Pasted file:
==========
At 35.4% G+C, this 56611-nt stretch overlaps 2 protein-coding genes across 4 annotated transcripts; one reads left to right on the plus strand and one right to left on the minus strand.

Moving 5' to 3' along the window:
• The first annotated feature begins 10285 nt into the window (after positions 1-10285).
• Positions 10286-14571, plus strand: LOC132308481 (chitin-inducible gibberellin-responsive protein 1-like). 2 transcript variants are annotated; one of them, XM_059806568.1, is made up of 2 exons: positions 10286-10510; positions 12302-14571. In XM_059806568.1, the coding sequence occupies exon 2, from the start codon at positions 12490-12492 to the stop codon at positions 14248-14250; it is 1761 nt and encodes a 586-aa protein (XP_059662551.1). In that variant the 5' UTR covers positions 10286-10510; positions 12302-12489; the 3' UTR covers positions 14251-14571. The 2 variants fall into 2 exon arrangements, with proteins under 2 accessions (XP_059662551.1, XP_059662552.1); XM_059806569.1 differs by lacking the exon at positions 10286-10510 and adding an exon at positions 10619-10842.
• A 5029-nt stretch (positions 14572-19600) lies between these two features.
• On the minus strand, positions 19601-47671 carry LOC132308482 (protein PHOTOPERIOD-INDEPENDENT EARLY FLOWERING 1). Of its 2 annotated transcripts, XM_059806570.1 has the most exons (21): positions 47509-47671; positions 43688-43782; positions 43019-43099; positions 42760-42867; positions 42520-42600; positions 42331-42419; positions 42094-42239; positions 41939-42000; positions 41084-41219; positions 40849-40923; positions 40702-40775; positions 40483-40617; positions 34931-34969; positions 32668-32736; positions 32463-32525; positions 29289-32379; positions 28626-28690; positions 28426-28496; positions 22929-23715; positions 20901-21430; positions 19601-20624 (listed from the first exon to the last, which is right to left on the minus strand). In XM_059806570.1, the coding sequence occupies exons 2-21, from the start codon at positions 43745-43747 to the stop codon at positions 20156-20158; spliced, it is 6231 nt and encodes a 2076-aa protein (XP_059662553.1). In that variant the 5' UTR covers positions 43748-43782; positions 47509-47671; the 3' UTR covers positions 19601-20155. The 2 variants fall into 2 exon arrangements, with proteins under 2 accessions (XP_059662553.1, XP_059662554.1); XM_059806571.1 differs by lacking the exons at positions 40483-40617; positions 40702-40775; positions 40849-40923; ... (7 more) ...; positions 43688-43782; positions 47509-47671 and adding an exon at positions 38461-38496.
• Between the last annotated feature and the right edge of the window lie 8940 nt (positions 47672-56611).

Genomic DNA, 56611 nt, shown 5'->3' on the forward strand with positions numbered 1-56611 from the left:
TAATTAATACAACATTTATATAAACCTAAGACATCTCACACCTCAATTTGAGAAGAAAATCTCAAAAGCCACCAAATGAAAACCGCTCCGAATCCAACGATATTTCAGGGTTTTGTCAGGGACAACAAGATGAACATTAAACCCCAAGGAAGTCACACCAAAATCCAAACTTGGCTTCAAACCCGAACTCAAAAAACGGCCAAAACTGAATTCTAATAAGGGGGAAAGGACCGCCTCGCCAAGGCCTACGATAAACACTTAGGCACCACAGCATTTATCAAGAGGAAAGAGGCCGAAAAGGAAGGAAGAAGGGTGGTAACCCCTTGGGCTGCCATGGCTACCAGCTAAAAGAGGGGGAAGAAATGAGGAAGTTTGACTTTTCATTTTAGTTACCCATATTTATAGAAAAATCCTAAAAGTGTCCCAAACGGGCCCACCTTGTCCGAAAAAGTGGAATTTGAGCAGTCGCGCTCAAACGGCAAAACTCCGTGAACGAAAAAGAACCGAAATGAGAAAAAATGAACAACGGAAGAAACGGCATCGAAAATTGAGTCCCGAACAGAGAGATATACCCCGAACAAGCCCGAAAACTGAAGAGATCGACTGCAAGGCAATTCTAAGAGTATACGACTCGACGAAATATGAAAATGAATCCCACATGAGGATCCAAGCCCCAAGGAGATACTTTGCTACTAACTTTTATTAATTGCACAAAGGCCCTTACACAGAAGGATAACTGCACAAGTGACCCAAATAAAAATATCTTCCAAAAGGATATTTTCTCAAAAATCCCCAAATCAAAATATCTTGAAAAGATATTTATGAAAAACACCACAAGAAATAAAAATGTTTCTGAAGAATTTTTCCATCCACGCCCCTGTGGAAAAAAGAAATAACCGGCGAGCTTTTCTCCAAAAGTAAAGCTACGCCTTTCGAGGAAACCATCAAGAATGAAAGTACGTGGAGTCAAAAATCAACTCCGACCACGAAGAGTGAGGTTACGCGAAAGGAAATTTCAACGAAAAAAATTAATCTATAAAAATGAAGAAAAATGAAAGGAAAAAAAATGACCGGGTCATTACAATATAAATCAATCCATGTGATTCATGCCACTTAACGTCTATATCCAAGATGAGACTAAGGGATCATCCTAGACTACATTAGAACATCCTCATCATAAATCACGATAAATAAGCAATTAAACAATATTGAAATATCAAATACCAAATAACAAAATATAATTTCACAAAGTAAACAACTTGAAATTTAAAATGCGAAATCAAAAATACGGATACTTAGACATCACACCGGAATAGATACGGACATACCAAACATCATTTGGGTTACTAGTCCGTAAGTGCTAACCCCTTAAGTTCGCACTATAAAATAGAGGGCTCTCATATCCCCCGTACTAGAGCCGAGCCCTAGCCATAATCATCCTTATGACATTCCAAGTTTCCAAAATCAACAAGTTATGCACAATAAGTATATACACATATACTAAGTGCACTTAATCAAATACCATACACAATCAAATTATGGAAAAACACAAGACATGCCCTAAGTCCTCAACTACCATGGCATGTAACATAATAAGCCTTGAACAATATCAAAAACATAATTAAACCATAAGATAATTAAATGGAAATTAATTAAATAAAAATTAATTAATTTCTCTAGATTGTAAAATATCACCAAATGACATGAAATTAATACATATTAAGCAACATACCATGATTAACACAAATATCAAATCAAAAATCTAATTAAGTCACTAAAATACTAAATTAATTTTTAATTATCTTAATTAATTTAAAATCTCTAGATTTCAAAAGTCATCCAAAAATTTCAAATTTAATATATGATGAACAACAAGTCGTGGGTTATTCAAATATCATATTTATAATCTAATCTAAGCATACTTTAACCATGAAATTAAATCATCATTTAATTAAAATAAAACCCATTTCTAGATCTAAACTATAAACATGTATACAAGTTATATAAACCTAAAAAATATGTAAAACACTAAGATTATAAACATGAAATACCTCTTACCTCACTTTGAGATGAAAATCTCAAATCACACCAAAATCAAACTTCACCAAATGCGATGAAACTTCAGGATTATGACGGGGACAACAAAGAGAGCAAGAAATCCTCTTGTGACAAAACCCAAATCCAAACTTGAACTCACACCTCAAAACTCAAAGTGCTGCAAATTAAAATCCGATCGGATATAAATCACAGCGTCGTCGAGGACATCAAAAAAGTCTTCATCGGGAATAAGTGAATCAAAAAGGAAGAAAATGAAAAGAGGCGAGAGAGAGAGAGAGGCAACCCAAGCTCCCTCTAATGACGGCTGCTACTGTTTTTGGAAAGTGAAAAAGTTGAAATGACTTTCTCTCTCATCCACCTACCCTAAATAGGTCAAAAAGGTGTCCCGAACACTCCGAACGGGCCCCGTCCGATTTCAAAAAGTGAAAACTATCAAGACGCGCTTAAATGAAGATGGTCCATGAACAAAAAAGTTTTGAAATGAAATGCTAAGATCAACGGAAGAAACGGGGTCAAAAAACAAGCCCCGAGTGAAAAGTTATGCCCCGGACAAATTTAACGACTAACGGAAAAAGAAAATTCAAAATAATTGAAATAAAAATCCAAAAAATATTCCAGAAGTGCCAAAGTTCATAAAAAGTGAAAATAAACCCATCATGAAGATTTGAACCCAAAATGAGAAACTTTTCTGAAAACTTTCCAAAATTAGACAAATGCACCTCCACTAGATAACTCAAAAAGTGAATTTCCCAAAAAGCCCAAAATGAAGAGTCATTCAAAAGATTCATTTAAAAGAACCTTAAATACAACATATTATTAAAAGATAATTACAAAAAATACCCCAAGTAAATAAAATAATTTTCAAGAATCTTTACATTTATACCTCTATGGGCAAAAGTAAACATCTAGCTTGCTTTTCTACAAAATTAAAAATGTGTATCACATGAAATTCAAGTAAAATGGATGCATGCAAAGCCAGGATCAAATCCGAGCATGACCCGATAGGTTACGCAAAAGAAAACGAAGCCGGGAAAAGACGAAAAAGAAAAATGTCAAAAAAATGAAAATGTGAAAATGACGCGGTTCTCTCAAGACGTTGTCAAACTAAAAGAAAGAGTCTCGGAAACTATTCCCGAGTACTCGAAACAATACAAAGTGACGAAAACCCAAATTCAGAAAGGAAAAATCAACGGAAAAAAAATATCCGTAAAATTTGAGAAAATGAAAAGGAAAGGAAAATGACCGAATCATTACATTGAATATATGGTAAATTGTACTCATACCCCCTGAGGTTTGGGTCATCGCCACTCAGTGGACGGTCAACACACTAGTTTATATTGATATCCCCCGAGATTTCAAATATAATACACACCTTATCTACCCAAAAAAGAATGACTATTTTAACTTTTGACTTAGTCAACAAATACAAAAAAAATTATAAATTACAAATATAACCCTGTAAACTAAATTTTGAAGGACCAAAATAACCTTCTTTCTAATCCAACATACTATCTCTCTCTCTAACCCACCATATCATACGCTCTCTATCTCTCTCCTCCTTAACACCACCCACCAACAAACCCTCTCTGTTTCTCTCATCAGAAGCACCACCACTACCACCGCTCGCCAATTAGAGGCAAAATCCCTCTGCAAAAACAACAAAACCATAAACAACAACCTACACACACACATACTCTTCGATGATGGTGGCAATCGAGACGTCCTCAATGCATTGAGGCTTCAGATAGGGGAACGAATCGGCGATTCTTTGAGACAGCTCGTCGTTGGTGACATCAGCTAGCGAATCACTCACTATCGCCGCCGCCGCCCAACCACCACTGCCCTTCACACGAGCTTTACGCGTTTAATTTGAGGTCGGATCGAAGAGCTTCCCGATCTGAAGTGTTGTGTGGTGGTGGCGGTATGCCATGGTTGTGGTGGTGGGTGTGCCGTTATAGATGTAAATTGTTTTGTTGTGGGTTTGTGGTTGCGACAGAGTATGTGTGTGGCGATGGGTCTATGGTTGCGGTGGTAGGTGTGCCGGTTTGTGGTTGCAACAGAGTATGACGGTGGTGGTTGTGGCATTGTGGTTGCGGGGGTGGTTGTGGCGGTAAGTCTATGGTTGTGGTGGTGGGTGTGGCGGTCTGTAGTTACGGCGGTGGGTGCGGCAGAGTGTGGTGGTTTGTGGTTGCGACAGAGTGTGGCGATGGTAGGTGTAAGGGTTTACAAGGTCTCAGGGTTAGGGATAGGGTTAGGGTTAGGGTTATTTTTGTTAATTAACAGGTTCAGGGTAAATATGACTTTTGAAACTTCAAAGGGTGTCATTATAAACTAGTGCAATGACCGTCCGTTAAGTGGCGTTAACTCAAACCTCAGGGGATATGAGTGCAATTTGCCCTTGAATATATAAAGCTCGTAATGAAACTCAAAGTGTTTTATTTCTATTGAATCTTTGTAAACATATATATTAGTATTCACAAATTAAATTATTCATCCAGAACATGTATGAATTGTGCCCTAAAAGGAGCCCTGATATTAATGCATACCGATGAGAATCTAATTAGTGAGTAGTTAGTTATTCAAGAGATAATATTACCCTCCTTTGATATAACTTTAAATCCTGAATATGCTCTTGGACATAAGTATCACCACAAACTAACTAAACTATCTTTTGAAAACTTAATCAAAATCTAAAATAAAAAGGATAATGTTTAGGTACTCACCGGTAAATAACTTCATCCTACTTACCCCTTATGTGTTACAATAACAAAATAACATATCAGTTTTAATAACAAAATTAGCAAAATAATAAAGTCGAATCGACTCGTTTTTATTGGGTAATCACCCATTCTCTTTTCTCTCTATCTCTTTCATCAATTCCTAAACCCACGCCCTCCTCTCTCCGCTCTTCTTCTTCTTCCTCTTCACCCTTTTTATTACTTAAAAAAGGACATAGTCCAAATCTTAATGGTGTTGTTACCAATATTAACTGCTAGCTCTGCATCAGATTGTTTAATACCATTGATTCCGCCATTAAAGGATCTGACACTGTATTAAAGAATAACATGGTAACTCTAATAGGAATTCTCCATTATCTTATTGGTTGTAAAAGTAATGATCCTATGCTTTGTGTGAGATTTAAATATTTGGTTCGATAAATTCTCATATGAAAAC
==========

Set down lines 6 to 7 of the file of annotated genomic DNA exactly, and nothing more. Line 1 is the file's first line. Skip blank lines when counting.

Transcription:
• On the minus strand, positions 19601-47671 carry LOC132308482 (protein PHOTOPERIOD-INDEPENDENT EARLY FLOWERING 1). Of its 2 annotated transcripts, XM_059806570.1 has the most exons (21): positions 47509-47671; positions 43688-43782; positions 43019-43099; positions 42760-42867; positions 42520-42600; positions 42331-42419; positions 42094-42239; positions 41939-42000; positions 41084-41219; positions 40849-40923; positions 40702-40775; positions 40483-40617; positions 34931-34969; positions 32668-32736; positions 32463-32525; positions 29289-32379; positions 28626-28690; positions 28426-28496; positions 22929-23715; positions 20901-21430; positions 19601-20624 (listed from the first exon to the last, which is right to left on the minus strand). In XM_059806570.1, the coding sequence occupies exons 2-21, from the start codon at positions 43745-43747 to the stop codon at positions 20156-20158; spliced, it is 6231 nt and encodes a 2076-aa protein (XP_059662553.1). In that variant the 5' UTR covers positions 43748-43782; positions 47509-47671; the 3' UTR covers positions 19601-20155. The 2 variants fall into 2 exon arrangements, with proteins under 2 accessions (XP_059662553.1, XP_059662554.1); XM_059806571.1 differs by lacking the exons at positions 40483-40617; positions 40702-40775; positions 40849-40923; ... (7 more) ...; positions 43688-43782; positions 47509-47671 and adding an exon at positions 38461-38496.
• Between the last annotated feature and the right edge of the window lie 8940 nt (positions 47672-56611).